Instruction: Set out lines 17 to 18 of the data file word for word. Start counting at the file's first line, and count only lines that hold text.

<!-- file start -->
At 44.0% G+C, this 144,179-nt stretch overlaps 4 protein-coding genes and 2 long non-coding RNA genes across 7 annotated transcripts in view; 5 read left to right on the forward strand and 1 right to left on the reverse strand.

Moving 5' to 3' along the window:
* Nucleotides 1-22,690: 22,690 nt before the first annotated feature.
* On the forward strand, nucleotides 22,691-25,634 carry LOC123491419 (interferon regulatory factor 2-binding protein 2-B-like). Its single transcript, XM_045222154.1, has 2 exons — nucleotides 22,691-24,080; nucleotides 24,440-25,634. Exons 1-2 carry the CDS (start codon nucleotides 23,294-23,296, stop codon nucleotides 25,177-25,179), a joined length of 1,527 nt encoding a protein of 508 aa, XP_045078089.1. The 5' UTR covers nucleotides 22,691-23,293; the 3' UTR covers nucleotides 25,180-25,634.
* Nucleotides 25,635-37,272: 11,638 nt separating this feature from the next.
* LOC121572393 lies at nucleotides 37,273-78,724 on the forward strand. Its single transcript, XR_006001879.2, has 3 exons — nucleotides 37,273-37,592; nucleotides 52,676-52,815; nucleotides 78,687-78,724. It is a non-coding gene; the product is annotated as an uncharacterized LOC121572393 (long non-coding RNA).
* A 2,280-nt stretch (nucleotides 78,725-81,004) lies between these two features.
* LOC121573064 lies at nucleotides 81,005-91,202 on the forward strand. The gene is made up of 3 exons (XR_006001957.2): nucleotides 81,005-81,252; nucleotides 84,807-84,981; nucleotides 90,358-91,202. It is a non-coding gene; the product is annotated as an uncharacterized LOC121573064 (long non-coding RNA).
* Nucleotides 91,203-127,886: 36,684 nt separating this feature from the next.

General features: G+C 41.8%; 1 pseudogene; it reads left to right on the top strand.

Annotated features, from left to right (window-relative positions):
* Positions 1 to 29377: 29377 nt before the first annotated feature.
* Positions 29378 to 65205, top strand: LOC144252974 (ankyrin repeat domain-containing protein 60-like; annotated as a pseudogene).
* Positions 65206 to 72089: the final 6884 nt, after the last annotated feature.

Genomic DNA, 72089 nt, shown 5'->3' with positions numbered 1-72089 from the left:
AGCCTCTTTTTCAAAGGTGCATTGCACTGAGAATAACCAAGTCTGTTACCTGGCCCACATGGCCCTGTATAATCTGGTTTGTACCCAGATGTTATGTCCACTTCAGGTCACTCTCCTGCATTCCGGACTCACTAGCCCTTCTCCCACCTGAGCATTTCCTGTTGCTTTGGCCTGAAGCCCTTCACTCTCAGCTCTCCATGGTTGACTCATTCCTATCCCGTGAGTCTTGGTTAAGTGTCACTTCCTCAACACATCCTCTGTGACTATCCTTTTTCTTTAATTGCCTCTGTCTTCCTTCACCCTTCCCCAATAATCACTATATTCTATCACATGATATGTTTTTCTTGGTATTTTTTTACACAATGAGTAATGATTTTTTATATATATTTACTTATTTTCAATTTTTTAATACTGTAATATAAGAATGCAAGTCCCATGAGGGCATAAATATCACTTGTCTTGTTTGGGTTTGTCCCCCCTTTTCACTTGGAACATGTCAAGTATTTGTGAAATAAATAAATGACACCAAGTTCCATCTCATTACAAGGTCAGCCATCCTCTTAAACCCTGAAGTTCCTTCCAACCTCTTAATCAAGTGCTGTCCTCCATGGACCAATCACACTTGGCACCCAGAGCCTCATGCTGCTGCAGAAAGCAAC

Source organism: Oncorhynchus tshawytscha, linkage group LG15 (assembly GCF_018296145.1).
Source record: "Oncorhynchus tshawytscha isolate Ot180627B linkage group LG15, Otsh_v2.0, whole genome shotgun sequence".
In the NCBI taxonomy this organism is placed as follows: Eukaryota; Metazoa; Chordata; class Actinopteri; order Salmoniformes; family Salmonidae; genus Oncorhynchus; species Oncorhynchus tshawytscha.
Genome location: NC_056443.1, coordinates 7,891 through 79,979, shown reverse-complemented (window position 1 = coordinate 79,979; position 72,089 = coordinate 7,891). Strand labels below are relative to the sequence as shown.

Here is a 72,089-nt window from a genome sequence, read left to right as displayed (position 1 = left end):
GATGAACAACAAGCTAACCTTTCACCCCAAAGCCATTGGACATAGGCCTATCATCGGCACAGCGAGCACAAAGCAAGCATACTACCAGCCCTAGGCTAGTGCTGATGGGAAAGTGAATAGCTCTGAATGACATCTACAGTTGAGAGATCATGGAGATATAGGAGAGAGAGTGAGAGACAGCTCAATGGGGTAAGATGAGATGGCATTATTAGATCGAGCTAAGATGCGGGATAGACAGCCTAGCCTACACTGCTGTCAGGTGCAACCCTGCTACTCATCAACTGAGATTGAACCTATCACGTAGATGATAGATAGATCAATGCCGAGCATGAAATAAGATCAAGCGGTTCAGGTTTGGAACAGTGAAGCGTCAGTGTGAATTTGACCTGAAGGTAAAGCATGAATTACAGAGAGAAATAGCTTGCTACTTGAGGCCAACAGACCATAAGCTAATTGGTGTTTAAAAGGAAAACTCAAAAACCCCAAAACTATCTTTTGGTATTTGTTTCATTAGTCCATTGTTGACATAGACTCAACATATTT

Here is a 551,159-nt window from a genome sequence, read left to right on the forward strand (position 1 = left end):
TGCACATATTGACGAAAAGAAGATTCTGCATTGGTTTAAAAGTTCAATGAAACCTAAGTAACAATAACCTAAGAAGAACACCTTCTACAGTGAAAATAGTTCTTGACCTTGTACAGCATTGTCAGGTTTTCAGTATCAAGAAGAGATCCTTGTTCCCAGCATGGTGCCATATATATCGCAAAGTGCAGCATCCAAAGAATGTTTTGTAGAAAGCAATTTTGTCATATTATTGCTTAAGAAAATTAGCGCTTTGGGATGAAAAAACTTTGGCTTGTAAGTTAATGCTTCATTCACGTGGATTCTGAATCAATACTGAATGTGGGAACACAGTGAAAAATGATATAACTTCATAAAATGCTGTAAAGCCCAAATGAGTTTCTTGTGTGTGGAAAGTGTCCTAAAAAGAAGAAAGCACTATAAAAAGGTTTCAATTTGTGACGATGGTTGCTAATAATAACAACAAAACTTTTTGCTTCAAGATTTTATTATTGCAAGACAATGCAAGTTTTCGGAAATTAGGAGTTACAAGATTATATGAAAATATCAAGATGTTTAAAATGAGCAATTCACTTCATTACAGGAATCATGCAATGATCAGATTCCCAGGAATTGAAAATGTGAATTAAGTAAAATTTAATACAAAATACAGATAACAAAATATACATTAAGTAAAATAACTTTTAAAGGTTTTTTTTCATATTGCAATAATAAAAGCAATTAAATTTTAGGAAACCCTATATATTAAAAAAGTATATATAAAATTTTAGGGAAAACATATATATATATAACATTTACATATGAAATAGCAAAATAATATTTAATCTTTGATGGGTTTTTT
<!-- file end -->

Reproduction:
Source organism: Oncorhynchus tshawytscha, linkage group LG15 (assembly GCF_018296145.1).
Source record: "Oncorhynchus tshawytscha isolate Ot180627B linkage group LG15, Otsh_v2.0, whole genome shotgun sequence".